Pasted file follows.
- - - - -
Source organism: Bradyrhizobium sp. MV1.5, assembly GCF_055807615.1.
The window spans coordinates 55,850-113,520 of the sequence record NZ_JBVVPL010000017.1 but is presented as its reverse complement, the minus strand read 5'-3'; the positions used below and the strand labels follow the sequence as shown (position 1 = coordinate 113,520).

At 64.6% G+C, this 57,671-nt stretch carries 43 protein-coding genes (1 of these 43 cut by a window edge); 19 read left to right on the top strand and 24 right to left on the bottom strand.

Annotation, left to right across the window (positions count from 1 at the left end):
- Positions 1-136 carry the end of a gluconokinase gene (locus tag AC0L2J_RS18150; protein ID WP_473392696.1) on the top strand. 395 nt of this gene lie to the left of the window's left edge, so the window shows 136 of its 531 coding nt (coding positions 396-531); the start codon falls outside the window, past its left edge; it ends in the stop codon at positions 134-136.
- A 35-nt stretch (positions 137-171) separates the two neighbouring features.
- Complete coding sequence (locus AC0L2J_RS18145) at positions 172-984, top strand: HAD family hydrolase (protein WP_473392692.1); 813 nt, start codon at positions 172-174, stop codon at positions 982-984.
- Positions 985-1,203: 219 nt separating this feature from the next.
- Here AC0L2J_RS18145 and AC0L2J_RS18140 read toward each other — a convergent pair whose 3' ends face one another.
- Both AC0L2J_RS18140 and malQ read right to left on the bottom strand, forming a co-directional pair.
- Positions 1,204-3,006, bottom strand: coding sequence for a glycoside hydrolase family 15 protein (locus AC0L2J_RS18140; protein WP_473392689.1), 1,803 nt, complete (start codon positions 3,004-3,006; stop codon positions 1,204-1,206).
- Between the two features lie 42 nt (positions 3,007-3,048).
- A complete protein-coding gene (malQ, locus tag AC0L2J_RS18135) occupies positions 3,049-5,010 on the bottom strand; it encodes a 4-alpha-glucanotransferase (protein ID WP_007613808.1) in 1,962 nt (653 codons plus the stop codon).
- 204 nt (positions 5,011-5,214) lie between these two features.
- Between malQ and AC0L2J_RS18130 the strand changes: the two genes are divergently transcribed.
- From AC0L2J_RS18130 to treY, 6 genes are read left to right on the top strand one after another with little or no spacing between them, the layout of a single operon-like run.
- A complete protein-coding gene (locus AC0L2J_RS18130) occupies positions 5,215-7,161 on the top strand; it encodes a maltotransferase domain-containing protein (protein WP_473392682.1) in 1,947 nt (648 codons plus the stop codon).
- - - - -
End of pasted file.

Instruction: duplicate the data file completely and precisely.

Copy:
Source organism: Bradyrhizobium sp. MV1.5, assembly GCF_055807615.1.
The window spans coordinates 55,850-113,520 of the sequence record NZ_JBVVPL010000017.1 but is presented as its reverse complement, the minus strand read 5'-3'; the positions used below and the strand labels follow the sequence as shown (position 1 = coordinate 113,520).

At 64.6% G+C, this 57,671-nt stretch carries 43 protein-coding genes (1 of these 43 cut by a window edge); 19 read left to right on the top strand and 24 right to left on the bottom strand.

Annotation, left to right across the window (positions count from 1 at the left end):
- Positions 1-136 carry the end of a gluconokinase gene (locus tag AC0L2J_RS18150; protein ID WP_473392696.1) on the top strand. 395 nt of this gene lie to the left of the window's left edge, so the window shows 136 of its 531 coding nt (coding positions 396-531); the start codon falls outside the window, past its left edge; it ends in the stop codon at positions 134-136.
- A 35-nt stretch (positions 137-171) separates the two neighbouring features.
- Complete coding sequence (locus AC0L2J_RS18145) at positions 172-984, top strand: HAD family hydrolase (protein WP_473392692.1); 813 nt, start codon at positions 172-174, stop codon at positions 982-984.
- Positions 985-1,203: 219 nt separating this feature from the next.
- Here AC0L2J_RS18145 and AC0L2J_RS18140 read toward each other — a convergent pair whose 3' ends face one another.
- Both AC0L2J_RS18140 and malQ read right to left on the bottom strand, forming a co-directional pair.
- Positions 1,204-3,006, bottom strand: coding sequence for a glycoside hydrolase family 15 protein (locus AC0L2J_RS18140; protein WP_473392689.1), 1,803 nt, complete (start codon positions 3,004-3,006; stop codon positions 1,204-1,206).
- Between the two features lie 42 nt (positions 3,007-3,048).
- A complete protein-coding gene (malQ, locus tag AC0L2J_RS18135) occupies positions 3,049-5,010 on the bottom strand; it encodes a 4-alpha-glucanotransferase (protein ID WP_007613808.1) in 1,962 nt (653 codons plus the stop codon).
- 204 nt (positions 5,011-5,214) lie between these two features.
- Between malQ and AC0L2J_RS18130 the strand changes: the two genes are divergently transcribed.
- From AC0L2J_RS18130 to treY, 6 genes are read left to right on the top strand one after another with little or no spacing between them, the layout of a single operon-like run.
- A complete protein-coding gene (locus AC0L2J_RS18130) occupies positions 5,215-7,161 on the top strand; it encodes a maltotransferase domain-containing protein (protein WP_473392682.1) in 1,947 nt (648 codons plus the stop codon).